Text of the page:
High conversion efficiencies can be achieved even with moderate or low average pump powers when the pump light is delivered in the form of pulses, as e.g. generated with a mode-locked or Q-switched laser. This is simply because for a given average power a pulsed laser exhibits higher peak powers, which lead to a stronger nonlinear interaction. Note, however, that for frequency conversion of ultrashort pulses, the effective interaction length and hence the conversion efficiency can be limited by group velocity mismatch, which causes a temporal walk-off. This effect is not relevant for nanosecond pulses from Q-switched lasers, but in that case there can still be some change of pulse duration; often, the frequency-doubled pulses are somewhat shorter than the pump pulses.
Intracavity and Resonant Frequency Conversion
Efficient frequency doubling at moderate powers (e.g. in continuous-wave operation) is often accomplished with intracavity frequency doubling, i.e., by placing the frequency doubler crystal inside a laser resonator, thus exploiting the high intracavity intensity. Yet another technique is to use a resonant enhancement cavity external to the laser (→ resonant frequency doubling). This is possible for single-frequency operation and also with mode-locked lasers, but usually requires active stabilization of one of the involved resonators.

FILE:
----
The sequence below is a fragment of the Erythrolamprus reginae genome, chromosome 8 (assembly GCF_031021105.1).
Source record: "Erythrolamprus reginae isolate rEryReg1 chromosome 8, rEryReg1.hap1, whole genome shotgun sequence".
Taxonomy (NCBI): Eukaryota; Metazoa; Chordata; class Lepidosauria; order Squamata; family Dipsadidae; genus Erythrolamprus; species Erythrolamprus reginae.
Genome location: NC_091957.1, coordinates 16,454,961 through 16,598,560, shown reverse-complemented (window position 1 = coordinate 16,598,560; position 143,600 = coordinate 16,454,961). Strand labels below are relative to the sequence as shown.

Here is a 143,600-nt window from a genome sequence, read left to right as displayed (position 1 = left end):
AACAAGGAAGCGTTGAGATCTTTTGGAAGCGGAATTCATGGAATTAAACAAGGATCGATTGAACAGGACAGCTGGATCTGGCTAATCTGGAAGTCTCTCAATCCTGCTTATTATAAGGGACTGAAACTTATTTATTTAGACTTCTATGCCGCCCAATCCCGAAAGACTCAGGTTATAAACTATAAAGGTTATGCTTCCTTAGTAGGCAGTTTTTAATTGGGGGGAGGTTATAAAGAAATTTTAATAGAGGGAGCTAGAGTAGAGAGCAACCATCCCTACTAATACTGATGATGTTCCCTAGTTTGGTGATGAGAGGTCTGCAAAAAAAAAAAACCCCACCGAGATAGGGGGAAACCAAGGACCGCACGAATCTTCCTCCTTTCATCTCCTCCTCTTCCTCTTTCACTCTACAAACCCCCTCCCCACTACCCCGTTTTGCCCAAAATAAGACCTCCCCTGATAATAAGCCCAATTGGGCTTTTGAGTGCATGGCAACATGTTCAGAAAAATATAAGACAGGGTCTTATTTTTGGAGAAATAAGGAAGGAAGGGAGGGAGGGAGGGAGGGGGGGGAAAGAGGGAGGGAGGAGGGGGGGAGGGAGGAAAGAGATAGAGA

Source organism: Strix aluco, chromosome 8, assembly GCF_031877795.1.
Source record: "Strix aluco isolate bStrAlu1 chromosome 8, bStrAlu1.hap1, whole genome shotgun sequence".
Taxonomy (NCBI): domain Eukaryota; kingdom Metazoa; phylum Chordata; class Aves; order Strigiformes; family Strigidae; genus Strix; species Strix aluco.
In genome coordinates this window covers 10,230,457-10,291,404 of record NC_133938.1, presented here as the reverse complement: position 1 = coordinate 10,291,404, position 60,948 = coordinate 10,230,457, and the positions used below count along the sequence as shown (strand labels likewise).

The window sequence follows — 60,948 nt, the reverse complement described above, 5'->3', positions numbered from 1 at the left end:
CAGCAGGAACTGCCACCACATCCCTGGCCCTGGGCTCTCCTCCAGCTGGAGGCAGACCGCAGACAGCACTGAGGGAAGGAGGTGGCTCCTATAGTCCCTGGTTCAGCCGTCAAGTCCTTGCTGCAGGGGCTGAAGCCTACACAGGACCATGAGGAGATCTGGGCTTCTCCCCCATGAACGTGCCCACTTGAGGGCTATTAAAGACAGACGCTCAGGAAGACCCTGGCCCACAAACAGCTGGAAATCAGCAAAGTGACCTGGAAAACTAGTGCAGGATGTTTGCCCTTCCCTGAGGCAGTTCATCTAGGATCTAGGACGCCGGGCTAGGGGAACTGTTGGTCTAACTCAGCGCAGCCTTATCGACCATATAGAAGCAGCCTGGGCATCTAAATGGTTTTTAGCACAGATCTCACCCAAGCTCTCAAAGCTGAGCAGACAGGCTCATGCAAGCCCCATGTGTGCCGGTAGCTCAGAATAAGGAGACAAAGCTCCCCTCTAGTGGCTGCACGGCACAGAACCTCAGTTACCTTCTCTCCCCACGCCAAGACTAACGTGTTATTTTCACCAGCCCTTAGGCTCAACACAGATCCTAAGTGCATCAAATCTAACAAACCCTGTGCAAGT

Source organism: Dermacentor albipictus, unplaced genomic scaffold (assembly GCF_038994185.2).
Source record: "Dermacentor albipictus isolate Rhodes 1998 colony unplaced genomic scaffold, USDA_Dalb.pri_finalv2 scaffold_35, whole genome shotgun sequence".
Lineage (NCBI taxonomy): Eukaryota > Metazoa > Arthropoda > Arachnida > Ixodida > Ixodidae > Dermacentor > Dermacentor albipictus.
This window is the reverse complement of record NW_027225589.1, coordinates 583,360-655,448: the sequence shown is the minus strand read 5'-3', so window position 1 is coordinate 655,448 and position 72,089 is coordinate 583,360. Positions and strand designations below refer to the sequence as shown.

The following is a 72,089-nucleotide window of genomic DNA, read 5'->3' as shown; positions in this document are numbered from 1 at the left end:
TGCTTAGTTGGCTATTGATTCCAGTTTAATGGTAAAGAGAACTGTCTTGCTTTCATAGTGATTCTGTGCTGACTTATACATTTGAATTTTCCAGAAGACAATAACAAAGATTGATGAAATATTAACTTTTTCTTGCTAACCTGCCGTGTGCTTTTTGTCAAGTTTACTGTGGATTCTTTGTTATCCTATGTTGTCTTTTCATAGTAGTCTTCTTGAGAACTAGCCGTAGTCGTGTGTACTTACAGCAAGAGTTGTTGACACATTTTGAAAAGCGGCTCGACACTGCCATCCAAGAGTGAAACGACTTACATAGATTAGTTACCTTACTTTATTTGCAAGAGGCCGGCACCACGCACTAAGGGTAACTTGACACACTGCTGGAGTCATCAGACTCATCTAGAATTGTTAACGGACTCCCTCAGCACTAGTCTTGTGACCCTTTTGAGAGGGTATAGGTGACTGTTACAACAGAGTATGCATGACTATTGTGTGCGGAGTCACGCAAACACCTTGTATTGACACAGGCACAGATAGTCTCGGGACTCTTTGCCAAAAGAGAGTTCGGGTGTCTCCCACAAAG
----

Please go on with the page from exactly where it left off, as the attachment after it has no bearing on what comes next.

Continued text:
Second-harmonic Generation in Waveguides
Nonlinear waveguides present a way to achieve efficiency frequency doubling at fairly low power levels, i.e., without resorting either to short pulses or to resonant enhancement. They key is that a waveguide makes it possible to maintain a small mode area (and thus high intensities for a given power level) over a greater length than would be possible in a bulk medium, where diffraction would limit the interaction length to something of the order of the Rayleigh length.
In particular, high-quality channel waveguides can be fabricated with different techniques in lithium niobate (LiNbO3) and lithium tantalate (LiTaO3), which are nonlinear crystal materials with particularly high nonlinearity. The most important techniques are ion exchange or proton exchange (exposing a small stripe on the crystal surface to a liquid, e.g. benzoic acid) and titanium or zinc indiffusion (by strongly heating a crystal with a narrow stripe of titanium or zinc metal deposited on the surface with lithographic techniques). (A variation is vapor phase indiffusion.) Such waveguides can be several centimeters long and can exhibit propagation losses well below 1 dB/cm and second-harmonic conversion efficiencies of more than 100%/W in a 1 cm long device.
Unfortunately, frequency doubling in waveguides involves various disadvantages, which limit its usefulness in many cases:
- Waveguides requires special fabrication techniques, which are not well established for all materials. (Particularly well developed are waveguides in LiNbO3 and LiTaO3.)
- It is necessary to efficiently couple the pump light into the waveguide. This introduces coupling losses and tight alignment tolerances.
- Angle tuning is not possible with a waveguide.
- Waveguides typically exhibit higher propagation losses.
For these reasons, the use of waveguides for frequency doubling is not very widespread.
Generating Short Wavelengths
Frequency doubling is a frequently used technique for generating light with short wavelengths: